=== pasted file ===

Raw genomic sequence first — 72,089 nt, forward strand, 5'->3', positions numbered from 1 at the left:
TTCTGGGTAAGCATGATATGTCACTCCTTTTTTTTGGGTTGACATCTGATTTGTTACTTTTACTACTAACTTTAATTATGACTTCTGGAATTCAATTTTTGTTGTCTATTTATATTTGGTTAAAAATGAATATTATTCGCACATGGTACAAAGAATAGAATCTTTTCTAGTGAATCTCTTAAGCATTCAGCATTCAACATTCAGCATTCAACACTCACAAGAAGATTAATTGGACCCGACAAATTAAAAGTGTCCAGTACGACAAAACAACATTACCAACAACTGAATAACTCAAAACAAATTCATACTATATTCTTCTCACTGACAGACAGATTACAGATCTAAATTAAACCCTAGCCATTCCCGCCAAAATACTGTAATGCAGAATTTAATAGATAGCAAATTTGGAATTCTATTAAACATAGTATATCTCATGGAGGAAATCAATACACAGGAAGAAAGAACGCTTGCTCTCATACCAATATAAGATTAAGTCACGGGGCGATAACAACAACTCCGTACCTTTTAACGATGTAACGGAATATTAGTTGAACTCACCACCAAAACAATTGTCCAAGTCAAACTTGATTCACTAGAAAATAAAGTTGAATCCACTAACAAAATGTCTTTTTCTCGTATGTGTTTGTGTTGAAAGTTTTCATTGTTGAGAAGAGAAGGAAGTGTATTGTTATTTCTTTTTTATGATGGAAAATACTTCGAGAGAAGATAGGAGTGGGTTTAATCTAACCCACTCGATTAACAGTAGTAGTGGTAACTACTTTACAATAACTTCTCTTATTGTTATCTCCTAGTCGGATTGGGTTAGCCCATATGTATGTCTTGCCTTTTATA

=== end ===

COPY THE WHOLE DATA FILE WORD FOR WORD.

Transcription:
Raw genomic sequence first — 72,089 nt, forward strand, 5'->3', positions numbered from 1 at the left:
TTCTGGGTAAGCATGATATGTCACTCCTTTTTTTTGGGTTGACATCTGATTTGTTACTTTTACTACTAACTTTAATTATGACTTCTGGAATTCAATTTTTGTTGTCTATTTATATTTGGTTAAAAATGAATATTATTCGCACATGGTACAAAGAATAGAATCTTTTCTAGTGAATCTCTTAAGCATTCAGCATTCAACATTCAGCATTCAACACTCACAAGAAGATTAATTGGACCCGACAAATTAAAAGTGTCCAGTACGACAAAACAACATTACCAACAACTGAATAACTCAAAACAAATTCATACTATATTCTTCTCACTGACAGACAGATTACAGATCTAAATTAAACCCTAGCCATTCCCGCCAAAATACTGTAATGCAGAATTTAATAGATAGCAAATTTGGAATTCTATTAAACATAGTATATCTCATGGAGGAAATCAATACACAGGAAGAAAGAACGCTTGCTCTCATACCAATATAAGATTAAGTCACGGGGCGATAACAACAACTCCGTACCTTTTAACGATGTAACGGAATATTAGTTGAACTCACCACCAAAACAATTGTCCAAGTCAAACTTGATTCACTAGAAAATAAAGTTGAATCCACTAACAAAATGTCTTTTTCTCGTATGTGTTTGTGTTGAAAGTTTTCATTGTTGAGAAGAGAAGGAAGTGTATTGTTATTTCTTTTTTATGATGGAAAATACTTCGAGAGAAGATAGGAGTGGGTTTAATCTAACCCACTCGATTAACAGTAGTAGTGGTAACTACTTTACAATAACTTCTCTTATTGTTATCTCCTAGTCGGATTGGGTTAGCCCATATGTATGTCTTGCCTTTTATA